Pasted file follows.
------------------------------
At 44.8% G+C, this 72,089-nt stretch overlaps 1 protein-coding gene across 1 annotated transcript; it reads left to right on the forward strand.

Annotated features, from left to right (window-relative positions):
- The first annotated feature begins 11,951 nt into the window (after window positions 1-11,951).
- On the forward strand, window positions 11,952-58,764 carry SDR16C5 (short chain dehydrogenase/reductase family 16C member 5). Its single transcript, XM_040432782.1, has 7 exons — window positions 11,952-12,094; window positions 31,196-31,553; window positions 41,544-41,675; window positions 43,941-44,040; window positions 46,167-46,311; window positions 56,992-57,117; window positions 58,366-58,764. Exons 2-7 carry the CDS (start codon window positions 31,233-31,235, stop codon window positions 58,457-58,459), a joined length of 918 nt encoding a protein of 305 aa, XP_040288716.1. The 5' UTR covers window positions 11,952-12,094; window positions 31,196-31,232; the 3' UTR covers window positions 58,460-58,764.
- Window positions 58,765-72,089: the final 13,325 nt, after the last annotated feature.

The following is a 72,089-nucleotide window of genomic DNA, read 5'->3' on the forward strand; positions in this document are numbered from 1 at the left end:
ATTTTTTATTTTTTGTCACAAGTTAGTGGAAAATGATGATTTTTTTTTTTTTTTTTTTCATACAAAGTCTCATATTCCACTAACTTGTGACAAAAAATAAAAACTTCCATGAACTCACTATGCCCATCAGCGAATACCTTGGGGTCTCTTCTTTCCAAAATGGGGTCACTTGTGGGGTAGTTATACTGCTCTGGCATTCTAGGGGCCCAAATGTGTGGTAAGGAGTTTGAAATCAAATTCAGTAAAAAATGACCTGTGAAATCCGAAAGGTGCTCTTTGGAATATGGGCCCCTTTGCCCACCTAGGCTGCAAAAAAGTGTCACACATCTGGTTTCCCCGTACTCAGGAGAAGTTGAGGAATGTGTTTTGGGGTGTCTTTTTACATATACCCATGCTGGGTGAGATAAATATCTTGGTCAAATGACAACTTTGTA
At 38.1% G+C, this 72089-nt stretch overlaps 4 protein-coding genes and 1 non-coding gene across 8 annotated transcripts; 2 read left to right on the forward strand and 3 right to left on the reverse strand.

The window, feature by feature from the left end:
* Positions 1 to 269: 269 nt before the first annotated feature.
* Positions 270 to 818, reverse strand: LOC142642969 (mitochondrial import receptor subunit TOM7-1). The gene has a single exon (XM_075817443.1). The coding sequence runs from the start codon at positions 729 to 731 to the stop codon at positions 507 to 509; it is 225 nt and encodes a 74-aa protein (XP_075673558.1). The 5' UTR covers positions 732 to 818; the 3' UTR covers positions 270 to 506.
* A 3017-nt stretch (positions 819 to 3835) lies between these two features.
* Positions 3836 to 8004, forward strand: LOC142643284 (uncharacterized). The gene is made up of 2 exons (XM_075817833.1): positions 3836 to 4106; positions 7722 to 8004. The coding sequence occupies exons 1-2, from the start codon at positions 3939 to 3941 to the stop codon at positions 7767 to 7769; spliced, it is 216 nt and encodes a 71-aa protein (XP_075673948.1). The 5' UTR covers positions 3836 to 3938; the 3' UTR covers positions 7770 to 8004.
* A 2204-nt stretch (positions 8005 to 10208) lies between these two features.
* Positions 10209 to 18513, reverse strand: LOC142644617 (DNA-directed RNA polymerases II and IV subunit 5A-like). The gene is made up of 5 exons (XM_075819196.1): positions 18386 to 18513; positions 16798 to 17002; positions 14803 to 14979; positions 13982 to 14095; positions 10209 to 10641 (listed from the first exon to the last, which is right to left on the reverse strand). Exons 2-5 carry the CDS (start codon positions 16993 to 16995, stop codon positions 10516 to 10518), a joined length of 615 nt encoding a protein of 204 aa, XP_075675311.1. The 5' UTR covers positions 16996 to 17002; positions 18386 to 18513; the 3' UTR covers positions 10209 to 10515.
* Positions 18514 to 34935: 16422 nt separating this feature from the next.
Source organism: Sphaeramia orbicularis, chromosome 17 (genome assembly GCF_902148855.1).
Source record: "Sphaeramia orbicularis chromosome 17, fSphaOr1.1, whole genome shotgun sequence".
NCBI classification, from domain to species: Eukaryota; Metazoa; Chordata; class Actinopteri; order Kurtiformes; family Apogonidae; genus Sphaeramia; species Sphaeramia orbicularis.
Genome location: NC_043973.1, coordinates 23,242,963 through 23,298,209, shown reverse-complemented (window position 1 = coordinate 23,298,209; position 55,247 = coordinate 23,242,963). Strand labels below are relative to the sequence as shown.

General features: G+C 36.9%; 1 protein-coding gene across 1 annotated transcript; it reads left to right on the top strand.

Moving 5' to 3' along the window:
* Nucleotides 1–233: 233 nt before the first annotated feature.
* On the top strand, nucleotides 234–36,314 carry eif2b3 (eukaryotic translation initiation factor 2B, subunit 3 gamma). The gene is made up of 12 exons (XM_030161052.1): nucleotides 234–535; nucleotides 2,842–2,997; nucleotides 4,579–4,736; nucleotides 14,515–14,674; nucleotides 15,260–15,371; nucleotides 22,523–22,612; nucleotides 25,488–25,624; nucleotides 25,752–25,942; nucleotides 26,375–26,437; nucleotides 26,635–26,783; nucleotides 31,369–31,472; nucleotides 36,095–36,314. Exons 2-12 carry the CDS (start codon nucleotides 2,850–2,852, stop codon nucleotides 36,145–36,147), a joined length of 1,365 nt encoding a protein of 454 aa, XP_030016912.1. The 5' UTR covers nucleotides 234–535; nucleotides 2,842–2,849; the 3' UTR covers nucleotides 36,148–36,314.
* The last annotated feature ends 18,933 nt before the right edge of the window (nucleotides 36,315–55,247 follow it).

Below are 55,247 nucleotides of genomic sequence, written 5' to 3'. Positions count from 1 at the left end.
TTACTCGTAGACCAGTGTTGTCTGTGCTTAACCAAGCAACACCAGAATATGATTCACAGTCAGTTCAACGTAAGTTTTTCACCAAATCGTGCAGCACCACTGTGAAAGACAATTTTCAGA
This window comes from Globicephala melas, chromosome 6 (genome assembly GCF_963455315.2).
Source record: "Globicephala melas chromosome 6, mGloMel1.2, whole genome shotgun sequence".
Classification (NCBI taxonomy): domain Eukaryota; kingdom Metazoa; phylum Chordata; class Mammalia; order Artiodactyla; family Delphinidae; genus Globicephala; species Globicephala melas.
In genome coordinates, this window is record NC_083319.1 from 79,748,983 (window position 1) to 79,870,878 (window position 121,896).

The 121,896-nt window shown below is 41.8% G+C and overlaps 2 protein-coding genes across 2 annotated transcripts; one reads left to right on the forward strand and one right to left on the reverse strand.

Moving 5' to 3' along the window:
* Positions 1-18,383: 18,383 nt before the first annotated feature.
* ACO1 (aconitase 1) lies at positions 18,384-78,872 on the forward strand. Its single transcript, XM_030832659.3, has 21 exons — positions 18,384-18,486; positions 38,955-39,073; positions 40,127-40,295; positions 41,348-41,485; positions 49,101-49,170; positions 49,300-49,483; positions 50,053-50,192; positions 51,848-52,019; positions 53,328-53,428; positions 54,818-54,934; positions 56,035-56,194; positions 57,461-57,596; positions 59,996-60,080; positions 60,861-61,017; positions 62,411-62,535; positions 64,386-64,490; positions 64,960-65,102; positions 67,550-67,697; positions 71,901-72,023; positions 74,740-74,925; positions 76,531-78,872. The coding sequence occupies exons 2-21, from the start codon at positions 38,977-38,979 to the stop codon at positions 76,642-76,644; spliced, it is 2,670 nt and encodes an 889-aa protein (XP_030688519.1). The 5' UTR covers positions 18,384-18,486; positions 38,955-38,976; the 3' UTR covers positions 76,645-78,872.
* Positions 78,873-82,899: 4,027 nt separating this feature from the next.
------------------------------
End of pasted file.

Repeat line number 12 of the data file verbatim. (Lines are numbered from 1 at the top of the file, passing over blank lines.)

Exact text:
* A 3017-nt stretch (positions 819 to 3835) lies between these two features.